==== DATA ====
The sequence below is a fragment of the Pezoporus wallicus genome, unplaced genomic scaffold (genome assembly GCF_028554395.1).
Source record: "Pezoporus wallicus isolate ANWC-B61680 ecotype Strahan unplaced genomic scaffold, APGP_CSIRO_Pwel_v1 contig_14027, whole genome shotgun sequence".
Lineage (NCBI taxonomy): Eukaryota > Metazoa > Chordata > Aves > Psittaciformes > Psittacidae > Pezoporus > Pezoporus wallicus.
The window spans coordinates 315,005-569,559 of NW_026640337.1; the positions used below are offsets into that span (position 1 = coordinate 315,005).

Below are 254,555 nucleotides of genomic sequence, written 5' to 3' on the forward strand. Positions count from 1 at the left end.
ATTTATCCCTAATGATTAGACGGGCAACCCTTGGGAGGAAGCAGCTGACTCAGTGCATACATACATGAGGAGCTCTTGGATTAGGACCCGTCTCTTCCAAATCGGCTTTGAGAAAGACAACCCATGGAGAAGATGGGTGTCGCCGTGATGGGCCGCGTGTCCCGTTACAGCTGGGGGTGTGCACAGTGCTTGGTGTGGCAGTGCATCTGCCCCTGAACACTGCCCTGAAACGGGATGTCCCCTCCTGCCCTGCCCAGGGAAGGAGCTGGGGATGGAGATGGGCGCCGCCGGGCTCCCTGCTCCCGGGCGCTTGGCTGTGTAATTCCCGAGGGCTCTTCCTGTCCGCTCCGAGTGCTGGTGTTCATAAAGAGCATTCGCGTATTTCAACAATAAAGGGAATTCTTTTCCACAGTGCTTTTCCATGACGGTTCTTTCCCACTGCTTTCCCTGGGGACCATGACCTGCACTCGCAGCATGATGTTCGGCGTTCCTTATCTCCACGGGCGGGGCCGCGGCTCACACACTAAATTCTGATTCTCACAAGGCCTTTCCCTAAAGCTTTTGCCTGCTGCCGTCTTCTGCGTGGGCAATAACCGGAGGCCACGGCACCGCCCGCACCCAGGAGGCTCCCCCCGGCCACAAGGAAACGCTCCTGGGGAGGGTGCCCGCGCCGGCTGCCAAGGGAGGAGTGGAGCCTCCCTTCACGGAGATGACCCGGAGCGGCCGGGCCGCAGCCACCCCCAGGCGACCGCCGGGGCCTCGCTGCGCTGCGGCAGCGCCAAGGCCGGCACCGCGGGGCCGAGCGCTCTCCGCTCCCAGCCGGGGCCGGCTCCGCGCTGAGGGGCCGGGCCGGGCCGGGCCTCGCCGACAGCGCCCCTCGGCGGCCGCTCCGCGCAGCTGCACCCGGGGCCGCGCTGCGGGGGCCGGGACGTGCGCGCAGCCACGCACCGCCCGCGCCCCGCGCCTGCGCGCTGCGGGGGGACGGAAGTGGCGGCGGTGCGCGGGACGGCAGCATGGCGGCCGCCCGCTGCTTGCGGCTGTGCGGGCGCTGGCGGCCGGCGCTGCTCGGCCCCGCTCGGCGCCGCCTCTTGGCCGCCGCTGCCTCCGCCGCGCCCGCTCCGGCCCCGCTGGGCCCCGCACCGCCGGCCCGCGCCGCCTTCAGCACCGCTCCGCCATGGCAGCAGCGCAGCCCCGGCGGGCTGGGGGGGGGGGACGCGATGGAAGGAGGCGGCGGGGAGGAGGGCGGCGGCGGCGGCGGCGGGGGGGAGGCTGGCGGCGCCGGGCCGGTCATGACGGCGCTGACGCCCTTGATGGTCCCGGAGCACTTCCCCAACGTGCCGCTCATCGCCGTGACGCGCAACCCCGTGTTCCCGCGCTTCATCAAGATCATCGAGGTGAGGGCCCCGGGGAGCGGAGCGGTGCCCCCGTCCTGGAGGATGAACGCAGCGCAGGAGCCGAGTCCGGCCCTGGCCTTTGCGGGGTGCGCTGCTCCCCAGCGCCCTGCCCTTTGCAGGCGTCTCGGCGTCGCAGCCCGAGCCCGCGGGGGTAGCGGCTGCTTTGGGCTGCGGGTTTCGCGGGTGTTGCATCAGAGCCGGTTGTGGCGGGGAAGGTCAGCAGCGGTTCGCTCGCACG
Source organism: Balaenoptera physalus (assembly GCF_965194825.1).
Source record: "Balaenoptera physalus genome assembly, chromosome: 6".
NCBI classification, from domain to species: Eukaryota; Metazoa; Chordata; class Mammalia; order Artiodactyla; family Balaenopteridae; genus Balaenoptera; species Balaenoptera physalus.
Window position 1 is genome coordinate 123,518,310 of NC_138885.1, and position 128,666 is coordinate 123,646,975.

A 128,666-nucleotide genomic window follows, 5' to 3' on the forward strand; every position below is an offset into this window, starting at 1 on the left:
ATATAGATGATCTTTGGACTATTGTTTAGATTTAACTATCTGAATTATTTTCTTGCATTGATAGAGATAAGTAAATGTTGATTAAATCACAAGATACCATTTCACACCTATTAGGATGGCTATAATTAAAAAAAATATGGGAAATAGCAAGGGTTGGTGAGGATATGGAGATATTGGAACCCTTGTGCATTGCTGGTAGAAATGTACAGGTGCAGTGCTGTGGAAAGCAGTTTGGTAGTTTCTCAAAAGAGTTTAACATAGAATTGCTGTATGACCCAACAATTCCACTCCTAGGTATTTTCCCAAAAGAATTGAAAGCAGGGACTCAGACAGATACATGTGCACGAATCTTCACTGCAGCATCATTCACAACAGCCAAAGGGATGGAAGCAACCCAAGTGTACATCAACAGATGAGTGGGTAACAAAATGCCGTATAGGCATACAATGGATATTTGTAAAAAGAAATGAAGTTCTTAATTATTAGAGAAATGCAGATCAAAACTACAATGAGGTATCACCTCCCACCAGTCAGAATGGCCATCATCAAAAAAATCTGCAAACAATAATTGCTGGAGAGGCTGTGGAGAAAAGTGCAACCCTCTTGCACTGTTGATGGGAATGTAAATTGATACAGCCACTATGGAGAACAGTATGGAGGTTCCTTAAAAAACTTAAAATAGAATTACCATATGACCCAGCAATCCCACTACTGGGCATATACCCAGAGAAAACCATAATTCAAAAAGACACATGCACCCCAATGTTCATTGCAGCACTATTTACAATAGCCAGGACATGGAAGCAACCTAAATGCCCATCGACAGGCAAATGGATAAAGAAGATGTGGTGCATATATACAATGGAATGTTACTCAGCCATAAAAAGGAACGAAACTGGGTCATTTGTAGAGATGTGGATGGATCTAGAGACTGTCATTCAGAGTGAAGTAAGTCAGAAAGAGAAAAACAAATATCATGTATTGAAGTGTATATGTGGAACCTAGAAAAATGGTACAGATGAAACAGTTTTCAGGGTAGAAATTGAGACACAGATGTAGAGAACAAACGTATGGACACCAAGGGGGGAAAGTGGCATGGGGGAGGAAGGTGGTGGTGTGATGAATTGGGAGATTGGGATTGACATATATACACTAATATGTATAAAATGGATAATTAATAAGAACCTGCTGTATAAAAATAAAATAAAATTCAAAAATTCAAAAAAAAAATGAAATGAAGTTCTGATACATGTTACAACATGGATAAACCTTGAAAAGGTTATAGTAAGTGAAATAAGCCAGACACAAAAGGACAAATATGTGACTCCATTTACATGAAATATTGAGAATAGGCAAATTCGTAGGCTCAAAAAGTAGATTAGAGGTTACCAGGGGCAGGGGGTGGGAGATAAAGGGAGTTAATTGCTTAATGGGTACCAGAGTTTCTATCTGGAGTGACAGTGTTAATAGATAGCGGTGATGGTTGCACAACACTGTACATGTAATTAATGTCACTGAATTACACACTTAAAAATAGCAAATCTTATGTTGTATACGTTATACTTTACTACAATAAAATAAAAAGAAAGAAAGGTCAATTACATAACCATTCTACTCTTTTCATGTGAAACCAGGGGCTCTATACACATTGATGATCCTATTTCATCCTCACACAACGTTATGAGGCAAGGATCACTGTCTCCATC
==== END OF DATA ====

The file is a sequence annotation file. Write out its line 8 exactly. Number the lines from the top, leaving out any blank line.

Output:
Source record: "Balaenoptera physalus genome assembly, chromosome: 6".